Project addresses early memory care
An Early Memory Care Project, addressing people in the initial stages of memory loss, has been launched in Hubbard County, Laurel Hed the caregiver support coach.
The goal of the grant-funded project is to become involved on a personal level as early as possible after diagnosis, Hed explained of her role.
Mild cognitive loss, the stage at which Hed offers support, can be isolating and frightening, she explained. It can begin as early as age 40. "At this point, people are very aware of the losses they are experiencing."
Physical conditions - cancer or a stroke, for example, are visible, more discernible. But memory loss, which often causes depression and anxiety, is more difficult, Hed stated.
Communication between the caregiver and the person with memory loss is key, she emphasized.
"Laurel is the toolbox for caregivers," explained Susan Ramse, director of Living at Home, host of the program. "She's the resource person," who provides education for the caregiver as well as services tailored to those in early-stage memory loss.
These may include guidance in financial matters, exercise, nutrition and advice as to when driving should be discontinued.
The program was officially introduced to St. Joseph's Area Health Services and Innovis Health last week, physicians and medical personnel key components in the support process.
Dementia is being diagnosed earlier, she said. "Now we need to help people live with it by providing resources."
A journey, side by side
Hed's first client confided that she felt fear, confusion and isolation after her diagnosis. But she hadn't verbalized this to her family.
Hed steps in as the support coach to open up communication, allowing all parties to express feelings.
When Living at Home is contacted by a family with someone in the early stages of memory loss, care coordinator Beth Waller conducts a "rapid screen" and then engages Hed, a licensed social worker.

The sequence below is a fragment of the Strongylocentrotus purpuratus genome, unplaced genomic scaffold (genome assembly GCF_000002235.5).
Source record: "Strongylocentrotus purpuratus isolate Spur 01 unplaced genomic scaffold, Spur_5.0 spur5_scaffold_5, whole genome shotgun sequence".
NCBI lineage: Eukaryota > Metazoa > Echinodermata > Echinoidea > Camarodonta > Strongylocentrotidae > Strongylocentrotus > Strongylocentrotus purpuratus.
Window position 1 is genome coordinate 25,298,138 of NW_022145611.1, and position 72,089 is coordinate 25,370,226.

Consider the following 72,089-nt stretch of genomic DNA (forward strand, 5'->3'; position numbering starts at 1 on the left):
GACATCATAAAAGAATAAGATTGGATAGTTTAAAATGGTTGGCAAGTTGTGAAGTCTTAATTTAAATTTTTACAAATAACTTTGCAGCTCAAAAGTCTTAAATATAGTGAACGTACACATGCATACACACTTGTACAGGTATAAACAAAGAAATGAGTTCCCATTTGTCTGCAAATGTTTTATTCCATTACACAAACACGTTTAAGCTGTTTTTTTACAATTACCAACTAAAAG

The pair schedules a home visit, meeting with the primary caregiver and members of the family to explain what the program offers. That includes respite for caregivers and volunteers who will complete miscellaneous tasks.
"We start walking side by side with both the caregiver and receiver," Hed explained.
An assessment is conducted on the second visit to determine the level of memory impairment - normal, mild cognitive loss or dementia.
The test entails remembering certain words introduced at the beginning of the interview, a bit of math and reading the time via a clock with hands.
Hed reads a story that describes a woman's life in a chronological time span, ending in a quiz on specifics.
If the individual is suffering from dementia, he or she is not a candidate for this program, but Hed may continue as a caregiver support coach.
The next step with those with mild cognitive loss is to develop a plan of care, to develop goals. This is updated every three months.
"I write the plan in pencil," Hed said, "so we can erase."
She may counsel "Fred" to watch "Mary's" body language, to recognize when she needs to talk, to make eye contact and give her "permission" to speak her mind.
Then, Hed advises, offer full attention to what she has to say.
In the early stages of memory loss, an individual may have to think carefully to remember where they've placed something, make a conscious effort to stay in the kitchen when something's on the stove, or stay on the path if they head out for a walk.
"It can be exhausting to stay on track," Hed explained.
"A change in environment causes chaos," she said. The hoped-for trips after retirement are dashed. And staying home alone, if the spouse or family member works, may create fear.
And family members may see an eyebrow-raising change in behavior.
Hed recently learned at a conference why a person who's not used profanity during his or her lifetime suddenly begins brandishing vulgarites.
A young child learns swearing is socially inappropriate and tucks the forbidden vocabulary into a corner of the brain, she explained. When memory loss sets in, the "door opens."
In the early stages of memory loss, the person may be aware of the faux pas, and wonder, "where did come from?"
Blame it on unlocking the closet door in the brain.
She advocates exercise, a healthy diet, social interaction and mental activities, such as crossword puzzles, card games, gardening and other learning experiences.
"You can't make it go away, but you can help to maintain."
Ease of passage
Hed who, as a social worker, also assists hospice patients and with bereavement, offers "continuity of care." She maintains contact with families and caregivers up to 13 months after the loss of a loved one.
The program is in its "infancy stages," at this point, but she and Ramse plan to work with churches, home care agencies and senior housing personnel to "spread the word."
Hed predicts the Early Memory Care Project will "open doors in the community.
"We recognize more and more people are dealing with this," she said. "Maybe we can make the journey a little easier."